To describe the 3D layout of neurons within a Population, SpineCreator provides a procedural method, which iterates through each neuron in turn and calculates the x, y and z co-ordinates using a set of user specified equations to advance values from their previous states. The process can be considered as an animation, with each subsequent frame representing the location of the subsequent indexed neuron in the population. In addition to x, y and z extra state variables can be added and updated each iteration. If a variable is used in an equation then the value from the previous iteration will be inserted (or zero for the first iteration), unless the value has been updated in the current iteration. Figure 6↓ shows a diagram of the procedural method for a grid with a row length of 3 μm. This layout was used in the BG SNN model to create six channels consisting of seven neurons each. New types of layout generation are specified using a graphical interface.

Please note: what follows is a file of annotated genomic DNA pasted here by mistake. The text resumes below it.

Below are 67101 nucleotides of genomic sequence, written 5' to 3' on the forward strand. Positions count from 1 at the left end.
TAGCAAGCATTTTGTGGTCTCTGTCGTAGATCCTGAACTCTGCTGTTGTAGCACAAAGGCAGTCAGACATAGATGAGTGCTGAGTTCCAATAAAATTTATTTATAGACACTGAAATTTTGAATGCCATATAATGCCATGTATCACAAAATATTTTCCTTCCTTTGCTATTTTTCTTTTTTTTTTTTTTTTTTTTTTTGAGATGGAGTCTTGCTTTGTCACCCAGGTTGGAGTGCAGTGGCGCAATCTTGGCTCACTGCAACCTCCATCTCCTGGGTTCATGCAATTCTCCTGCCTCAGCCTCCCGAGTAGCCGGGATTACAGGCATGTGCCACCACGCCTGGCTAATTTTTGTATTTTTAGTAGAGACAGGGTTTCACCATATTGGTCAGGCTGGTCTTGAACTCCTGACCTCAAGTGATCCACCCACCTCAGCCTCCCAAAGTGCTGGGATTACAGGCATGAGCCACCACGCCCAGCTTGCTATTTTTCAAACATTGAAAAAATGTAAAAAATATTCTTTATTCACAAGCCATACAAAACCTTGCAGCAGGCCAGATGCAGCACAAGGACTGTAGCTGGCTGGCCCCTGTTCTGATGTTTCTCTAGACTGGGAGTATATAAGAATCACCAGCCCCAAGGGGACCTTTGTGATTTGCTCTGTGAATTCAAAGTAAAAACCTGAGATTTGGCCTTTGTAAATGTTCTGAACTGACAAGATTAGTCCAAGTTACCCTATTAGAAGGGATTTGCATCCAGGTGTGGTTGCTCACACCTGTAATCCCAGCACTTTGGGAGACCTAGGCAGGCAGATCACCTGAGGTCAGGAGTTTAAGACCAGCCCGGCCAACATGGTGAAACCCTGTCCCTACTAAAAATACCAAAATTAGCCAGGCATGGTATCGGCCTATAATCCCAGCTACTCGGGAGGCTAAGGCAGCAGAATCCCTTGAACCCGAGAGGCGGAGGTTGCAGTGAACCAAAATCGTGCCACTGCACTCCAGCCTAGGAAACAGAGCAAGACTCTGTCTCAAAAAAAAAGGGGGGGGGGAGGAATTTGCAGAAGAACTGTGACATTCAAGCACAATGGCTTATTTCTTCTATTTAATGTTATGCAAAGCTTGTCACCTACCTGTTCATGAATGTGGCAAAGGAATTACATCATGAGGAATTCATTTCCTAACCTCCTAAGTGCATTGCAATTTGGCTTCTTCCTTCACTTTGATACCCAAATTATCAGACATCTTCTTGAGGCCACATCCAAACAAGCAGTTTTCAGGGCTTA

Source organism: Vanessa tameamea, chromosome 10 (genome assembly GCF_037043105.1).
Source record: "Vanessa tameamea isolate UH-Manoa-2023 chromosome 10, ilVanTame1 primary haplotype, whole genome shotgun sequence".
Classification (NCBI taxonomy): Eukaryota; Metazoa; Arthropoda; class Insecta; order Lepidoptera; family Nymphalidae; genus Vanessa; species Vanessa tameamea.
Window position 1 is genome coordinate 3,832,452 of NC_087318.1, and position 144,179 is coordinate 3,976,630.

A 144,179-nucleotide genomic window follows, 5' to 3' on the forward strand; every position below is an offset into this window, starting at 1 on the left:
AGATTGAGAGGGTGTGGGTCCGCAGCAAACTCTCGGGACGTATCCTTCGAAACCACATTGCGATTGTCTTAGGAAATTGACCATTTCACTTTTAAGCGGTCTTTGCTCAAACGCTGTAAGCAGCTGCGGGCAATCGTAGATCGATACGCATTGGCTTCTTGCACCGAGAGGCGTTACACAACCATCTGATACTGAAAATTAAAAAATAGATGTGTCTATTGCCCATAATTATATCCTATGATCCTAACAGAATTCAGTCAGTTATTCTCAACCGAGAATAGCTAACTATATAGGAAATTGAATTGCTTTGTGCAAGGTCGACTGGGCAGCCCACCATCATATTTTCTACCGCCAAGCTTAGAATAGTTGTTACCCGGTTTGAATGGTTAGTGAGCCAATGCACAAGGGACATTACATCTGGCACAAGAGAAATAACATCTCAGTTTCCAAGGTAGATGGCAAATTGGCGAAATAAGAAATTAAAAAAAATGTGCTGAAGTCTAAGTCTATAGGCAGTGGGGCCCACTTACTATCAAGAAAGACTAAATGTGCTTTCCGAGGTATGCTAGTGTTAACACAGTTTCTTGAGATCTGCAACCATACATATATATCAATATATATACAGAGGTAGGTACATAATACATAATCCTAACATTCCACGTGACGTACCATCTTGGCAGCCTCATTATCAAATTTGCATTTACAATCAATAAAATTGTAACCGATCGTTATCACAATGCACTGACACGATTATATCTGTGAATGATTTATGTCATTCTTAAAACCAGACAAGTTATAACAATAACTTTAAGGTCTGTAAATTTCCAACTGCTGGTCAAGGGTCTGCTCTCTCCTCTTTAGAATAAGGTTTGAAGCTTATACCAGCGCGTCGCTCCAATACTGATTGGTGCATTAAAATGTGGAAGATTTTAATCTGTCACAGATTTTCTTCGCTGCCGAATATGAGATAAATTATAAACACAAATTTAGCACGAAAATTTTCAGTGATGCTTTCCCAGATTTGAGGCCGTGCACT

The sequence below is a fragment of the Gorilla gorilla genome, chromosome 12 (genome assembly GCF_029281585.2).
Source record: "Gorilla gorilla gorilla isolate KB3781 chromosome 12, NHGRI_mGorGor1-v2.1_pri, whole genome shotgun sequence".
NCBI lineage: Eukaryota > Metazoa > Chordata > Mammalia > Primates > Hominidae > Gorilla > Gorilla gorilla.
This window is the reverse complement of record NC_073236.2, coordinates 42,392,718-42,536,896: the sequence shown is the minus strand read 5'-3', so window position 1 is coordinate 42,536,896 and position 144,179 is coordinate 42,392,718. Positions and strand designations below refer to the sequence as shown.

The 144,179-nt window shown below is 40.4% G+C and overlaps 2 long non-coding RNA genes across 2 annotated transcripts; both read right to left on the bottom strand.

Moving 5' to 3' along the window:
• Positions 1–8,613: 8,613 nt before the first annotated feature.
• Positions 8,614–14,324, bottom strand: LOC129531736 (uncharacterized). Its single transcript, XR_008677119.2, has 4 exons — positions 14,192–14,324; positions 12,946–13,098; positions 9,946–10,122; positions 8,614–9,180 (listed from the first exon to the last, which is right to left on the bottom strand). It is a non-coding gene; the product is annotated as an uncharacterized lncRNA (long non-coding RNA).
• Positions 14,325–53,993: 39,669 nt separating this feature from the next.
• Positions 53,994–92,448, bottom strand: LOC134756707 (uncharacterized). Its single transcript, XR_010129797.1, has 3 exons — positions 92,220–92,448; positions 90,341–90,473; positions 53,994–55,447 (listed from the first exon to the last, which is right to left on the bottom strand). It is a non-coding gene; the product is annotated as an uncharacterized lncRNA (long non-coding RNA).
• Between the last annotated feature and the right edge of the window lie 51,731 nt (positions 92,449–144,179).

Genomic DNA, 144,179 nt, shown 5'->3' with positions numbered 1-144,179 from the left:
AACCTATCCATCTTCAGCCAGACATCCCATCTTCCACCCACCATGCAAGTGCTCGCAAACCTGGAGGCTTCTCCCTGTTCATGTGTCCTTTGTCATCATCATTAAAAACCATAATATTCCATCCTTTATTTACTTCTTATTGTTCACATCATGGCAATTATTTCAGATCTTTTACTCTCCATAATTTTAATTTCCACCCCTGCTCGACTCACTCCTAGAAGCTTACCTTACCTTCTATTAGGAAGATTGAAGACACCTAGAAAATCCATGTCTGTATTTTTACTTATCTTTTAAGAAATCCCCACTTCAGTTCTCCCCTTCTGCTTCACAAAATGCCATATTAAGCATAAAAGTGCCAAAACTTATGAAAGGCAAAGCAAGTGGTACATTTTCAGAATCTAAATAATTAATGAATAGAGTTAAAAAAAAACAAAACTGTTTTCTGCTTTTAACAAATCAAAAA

The equations used in a layout can also include uniform random numbers by using the rand() term. A seed can be specified in order to generate consistent random layouts, and a minimum distance can be specified to prevent neuron co-ordinates from being closer than is biologically realistic. A 3D layout, using random numbers to specify the x, y and z co-ordinates of each neuron, was used to generate the co-ordinates of the neurons in the Striatal Model. Using procedural layouts increases the speed of specifying co-ordinates in comparison with entering explicit co-ordinate lists, and the neuron co-ordinates can then be used with SpineCreator’s extended connectivity types, which will now be described.
Extended Connectivity Types